- Artificial food dyes and preservatives, including bromates, nitrates or nitrites (processed meats), tartrazine dye (linked to asthma), MSG, red dye #40 and other “#” dyes. The artificial sweeteners aspartame (blue packets) saccharin (pink), and sucralose (yellow) all are linked to toxic effects on the body. The body’s detoxification systems often cannot process artificial chemicals that don’t occur in nature
- Herbicides such as glyphosate (the active ingredient in Roundup weed killer, with residue present in genetically modified crops)
- Pesticides including organochlorines and organophosphates, many of them powerful neurotoxins
- Apples sprayed with diphenylamine (used to prevent the browning of fruit skin)
- Foods manufactured with plastic equipment, leaking plasticizers
Toxins that can reach the tissues when inhaled:
- Air pollutants, whether industrial or associated with lifestyle
- Smoke from cigarettes, other tobacco, or marijuana; “vaping” of inhalants, secondhand smoke from being around smokers. All hot gases entering the lungs can be toxic.
- Automobile exhaust—carbon dioxide and monoxide, but also numerous categories of small particulate matter that come out the tailpipe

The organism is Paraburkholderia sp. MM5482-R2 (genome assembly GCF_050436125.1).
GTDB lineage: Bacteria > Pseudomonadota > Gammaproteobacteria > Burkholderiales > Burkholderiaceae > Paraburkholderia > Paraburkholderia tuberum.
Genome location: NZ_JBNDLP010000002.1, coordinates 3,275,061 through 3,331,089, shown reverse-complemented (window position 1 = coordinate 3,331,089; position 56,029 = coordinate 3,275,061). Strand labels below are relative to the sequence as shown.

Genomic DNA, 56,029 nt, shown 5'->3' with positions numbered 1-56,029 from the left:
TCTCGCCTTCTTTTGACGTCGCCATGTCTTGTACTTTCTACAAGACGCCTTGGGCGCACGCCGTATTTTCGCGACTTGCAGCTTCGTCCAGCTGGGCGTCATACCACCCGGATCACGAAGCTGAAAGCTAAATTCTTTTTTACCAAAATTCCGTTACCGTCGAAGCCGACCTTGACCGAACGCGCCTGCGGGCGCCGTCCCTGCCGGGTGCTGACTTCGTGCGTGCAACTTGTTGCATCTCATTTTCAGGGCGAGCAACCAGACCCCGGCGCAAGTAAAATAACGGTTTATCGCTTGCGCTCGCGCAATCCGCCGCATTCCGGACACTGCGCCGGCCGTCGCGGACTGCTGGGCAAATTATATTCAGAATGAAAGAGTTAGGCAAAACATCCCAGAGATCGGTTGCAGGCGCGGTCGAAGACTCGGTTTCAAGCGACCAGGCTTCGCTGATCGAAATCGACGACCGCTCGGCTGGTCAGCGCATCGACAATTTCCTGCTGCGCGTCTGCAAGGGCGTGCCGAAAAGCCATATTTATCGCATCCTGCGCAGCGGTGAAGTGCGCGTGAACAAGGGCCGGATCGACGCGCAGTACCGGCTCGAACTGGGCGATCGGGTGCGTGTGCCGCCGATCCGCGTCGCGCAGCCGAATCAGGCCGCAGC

- Cleaning chemicals
- Welding, soldering fumes
- Fireplace/campfire smoke
- Paint and solvent fumes
Harmful Toxins That You Are Exposed to Everyday
These and other toxins may affect you without you even knowing it. In addition to those listed above, here’s a closer look at three everyday toxins people may encounter.
The average American woman uses about 12 personal care and cosmetic products daily. The average man uses about 6. The chemicals in these products are easily absorbed into your skin and transported to every organ in your body. That means that while you’re trying to look good on the outside, you may be poisoning yourself on the inside. Try to use natural products without “fragrance” and free from acrylates, aluminum, formaldehyde, oxybenzone, parabens, triclosan, polyethylene glycols, and phthalates hidden in the walls of plastic containers (go for glass wherever possible). Never reheat food in plastic containers.
Products containing lead are also a major cause for concern. Surprisingly, there are no regulations that require lead be removed from one of the most widely used cosmetics: lipstick. When 30 of the top lipstick brands were tested, lead was found in 60 percent of them. To learn more about how to avoid buying and ingesting lead-contaminated lip products, visit Safe Cosmetics. Download the Think Dirty app which rates products on a scale of 1-10 (10 = the most toxic), and scan all the products in your bathroom.